Editor's Note: Christopher R. Hill is Dean of the Korbel School of International Studies at the University of Denver. For more from Hill, visit Project Syndicate or follow it on Facebook and Twitter.
By Christopher R. Hill, Project Syndicate
For many foreign audiences, the United States’ primary elections for the 2012 presidential vote – which will, alas, continue to rage into the summer – must be a frightening display of what Americans and their leaders do not know about foreign policy. Debate after debate reveals the fact that none of the candidates seeking to challenge President Barack Obama is particularly interested in the details of any of America’s relationships around the globe, not to mention the crises that dot the international landscape, especially those that do not involve US troops.
Indeed, ignorance seems to be a source of strength for the candidates still in the race. When Jon Huntsman, an early contender, displayed some real intellectual heft by making a few useful points about dealing with China, punctuated by a brief display of his own mastery of Mandarin, some other candidates responded with derision. To have even known the Chinese perspective seems to have been disqualifying for Huntsman, who soon ended his candidacy. Foreign policy, it seems, increasingly excites only the emotional parts of a presidential candidate’s brain. FULL POST
Editor's Note: Christopher R. Hill, former U.S. Assistant Secretary of State for East Asia, was U.S. Ambassador to Iraq, South Korea, Macedonia, and Poland, U.S. special envoy for Kosovo, a negotiator of the Dayton Peace Accords, and chief U.S. negotiator with North Korea from 2005-2009. He is now Dean of the Korbel School of International Studies, University of Denver. For more from Christopher R. Hill, visit Project Syndicate or follow it on Facebook and Twitter.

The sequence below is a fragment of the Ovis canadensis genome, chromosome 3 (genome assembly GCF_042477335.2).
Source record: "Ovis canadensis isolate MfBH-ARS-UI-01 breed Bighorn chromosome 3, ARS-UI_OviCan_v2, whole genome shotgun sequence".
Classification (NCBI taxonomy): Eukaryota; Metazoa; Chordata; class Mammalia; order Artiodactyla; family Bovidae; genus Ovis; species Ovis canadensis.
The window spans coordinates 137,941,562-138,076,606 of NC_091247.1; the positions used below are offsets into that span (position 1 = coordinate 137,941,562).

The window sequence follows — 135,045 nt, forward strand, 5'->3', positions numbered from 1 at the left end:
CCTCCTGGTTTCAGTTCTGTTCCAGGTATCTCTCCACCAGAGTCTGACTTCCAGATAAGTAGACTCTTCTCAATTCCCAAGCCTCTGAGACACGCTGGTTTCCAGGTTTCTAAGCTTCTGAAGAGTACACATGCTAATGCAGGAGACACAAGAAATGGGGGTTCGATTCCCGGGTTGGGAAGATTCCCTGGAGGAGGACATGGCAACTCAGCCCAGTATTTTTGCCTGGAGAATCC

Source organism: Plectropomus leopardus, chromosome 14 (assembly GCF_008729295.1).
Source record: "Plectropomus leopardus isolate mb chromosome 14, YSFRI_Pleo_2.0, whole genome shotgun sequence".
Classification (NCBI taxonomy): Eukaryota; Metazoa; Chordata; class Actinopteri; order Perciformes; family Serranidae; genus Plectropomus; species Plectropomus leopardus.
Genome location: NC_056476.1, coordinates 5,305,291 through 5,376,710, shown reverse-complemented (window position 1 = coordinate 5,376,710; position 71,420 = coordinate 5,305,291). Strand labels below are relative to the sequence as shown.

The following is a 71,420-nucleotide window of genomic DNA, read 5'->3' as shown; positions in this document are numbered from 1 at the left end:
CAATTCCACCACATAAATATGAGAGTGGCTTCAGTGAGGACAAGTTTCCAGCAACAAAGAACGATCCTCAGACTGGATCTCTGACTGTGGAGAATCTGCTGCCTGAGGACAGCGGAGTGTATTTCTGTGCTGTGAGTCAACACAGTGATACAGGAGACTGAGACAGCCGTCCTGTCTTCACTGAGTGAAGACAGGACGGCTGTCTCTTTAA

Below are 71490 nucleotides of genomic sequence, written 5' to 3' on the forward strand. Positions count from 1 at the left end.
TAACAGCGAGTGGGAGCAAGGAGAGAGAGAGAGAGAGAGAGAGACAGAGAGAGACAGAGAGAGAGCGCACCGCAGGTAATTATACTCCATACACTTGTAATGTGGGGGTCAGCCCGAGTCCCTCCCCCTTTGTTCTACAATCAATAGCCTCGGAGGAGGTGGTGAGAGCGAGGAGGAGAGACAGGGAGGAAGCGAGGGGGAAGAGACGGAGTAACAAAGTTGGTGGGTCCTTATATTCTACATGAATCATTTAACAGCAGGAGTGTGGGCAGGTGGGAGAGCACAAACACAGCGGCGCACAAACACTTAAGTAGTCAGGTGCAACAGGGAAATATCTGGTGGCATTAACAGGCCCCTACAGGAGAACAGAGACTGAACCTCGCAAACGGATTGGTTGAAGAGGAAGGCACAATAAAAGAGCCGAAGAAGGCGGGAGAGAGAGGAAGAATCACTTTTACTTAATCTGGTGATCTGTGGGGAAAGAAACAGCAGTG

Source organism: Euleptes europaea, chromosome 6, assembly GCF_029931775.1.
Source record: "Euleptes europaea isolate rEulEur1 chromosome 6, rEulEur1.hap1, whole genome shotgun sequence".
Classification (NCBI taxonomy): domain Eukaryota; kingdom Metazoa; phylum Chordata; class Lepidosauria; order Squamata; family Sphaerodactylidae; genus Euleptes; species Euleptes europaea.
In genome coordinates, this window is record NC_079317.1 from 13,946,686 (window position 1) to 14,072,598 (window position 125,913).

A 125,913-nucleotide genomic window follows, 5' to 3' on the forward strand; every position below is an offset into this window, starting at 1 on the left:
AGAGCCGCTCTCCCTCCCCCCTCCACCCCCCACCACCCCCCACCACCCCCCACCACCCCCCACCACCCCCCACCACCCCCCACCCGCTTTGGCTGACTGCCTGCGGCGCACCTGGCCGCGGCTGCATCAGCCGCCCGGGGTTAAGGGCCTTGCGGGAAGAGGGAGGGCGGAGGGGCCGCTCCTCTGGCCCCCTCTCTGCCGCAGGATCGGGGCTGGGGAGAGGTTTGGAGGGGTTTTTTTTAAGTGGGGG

In one sense, the death of North Korean leader Kim Jong-il changes everything. It is by no means clear, for example, that Kim’s coddled youngest son, Kim Jong-un - now hailed as the “Great Successor,” but singularly unprepared to lead - will ultimately succeed his father in anything but name.
Working in Kim Jong-un’s favor is his striking resemblance to his grandfather, Kim Il-song, who, strangely, held a certain charisma for North Koreans. Looks aside, Kim III will need a lot of help; in the meantime, we can expect further consolidation by the Korean People’s Army of its leadership of the country. Even more than in the past, we must expect the unexpected in North Korea. Above all, the West must work closely with China. In that sense, nothing has changed. FULL POST
Editor's Note: Christopher R. Hill, a former US Assistant Secretary of State for East Asia and Ambassador to Iraq and numerous other countries.He is now Dean of the Korbel School of International Studies, University of Denver. For more from Christopher R. Hill, visit Project Syndicate or follow it on Facebook and Twitter.
By Christopher R. Hill, Project Syndicate
Yemen’s renewed violence is just the latest sign that the Arab Spring may be joining the list of those historical contagions that, in the fullness of time, did not turn out well. Indeed, its effect may be reaching countries in ways that we did not expect.
Israel, in particular, can be forgiven for curbing its enthusiasm over the effect of the Arab Spring on its own security. On August 19, Israel absorbed an attack in the Negev Desert, through an increasingly dangerous border with Egypt, which left eight civilians dead. Just a few weeks later, a mob attacked Israel’s embassy in Cairo, forcing the evacuation of Israeli diplomats and creating a major row with Egypt’s fragile interim government. In Syria, nobody is prepared to predict the outcome of what is turning into a bloody battle with sectarian overtones. And in Libya, while getting rid of Moammar Gadhafi is a good first step, democracy and the rule of law are, to be optimistic, years away. FULL POST
While NATO probably will not want to replicate its Libya intervention anywhere else anytime soon, it appears that the alliance, with a little help from its friends, has prevailed in Libya, succeeding in toppling Col. Moammar Gadhafi. This is a good moment for NATO, but one that evokes more a sense of relief than of celebration.
Given the mismatch of member states’ policy (topple Gadhafi) and a strategy to “protect civilians” based on a contested United Nations Security Council resolution, NATO can certainly take pride in managing a great challenge and strengthening its role as the preeminent Euro-Atlantic institution.
Now, however, comes the real hard part. FULL POST
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